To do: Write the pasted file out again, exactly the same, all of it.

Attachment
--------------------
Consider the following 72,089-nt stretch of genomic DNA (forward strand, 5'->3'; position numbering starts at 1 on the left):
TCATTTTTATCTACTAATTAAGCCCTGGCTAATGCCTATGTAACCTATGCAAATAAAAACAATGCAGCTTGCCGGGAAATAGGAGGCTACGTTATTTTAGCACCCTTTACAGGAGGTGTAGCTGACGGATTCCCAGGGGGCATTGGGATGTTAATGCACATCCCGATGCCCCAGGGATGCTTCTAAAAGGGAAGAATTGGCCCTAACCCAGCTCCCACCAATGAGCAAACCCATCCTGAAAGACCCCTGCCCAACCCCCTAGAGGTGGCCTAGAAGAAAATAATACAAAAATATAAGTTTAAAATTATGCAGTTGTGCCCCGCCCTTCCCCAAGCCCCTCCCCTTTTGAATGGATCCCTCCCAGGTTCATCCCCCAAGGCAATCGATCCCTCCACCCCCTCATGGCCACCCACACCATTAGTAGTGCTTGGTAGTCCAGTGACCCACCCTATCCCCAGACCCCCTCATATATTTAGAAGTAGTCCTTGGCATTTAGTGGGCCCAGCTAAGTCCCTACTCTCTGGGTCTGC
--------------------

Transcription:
Consider the following 72,089-nt stretch of genomic DNA (forward strand, 5'->3'; position numbering starts at 1 on the left):
TCATTTTTATCTACTAATTAAGCCCTGGCTAATGCCTATGTAACCTATGCAAATAAAAACAATGCAGCTTGCCGGGAAATAGGAGGCTACGTTATTTTAGCACCCTTTACAGGAGGTGTAGCTGACGGATTCCCAGGGGGCATTGGGATGTTAATGCACATCCCGATGCCCCAGGGATGCTTCTAAAAGGGAAGAATTGGCCCTAACCCAGCTCCCACCAATGAGCAAACCCATCCTGAAAGACCCCTGCCCAACCCCCTAGAGGTGGCCTAGAAGAAAATAATACAAAAATATAAGTTTAAAATTATGCAGTTGTGCCCCGCCCTTCCCCAAGCCCCTCCCCTTTTGAATGGATCCCTCCCAGGTTCATCCCCCAAGGCAATCGATCCCTCCACCCCCTCATGGCCACCCACACCATTAGTAGTGCTTGGTAGTCCAGTGACCCACCCTATCCCCAGACCCCCTCATATATTTAGAAGTAGTCCTTGGCATTTAGTGGGCCCAGCTAAGTCCCTACTCTCTGGGTCTGC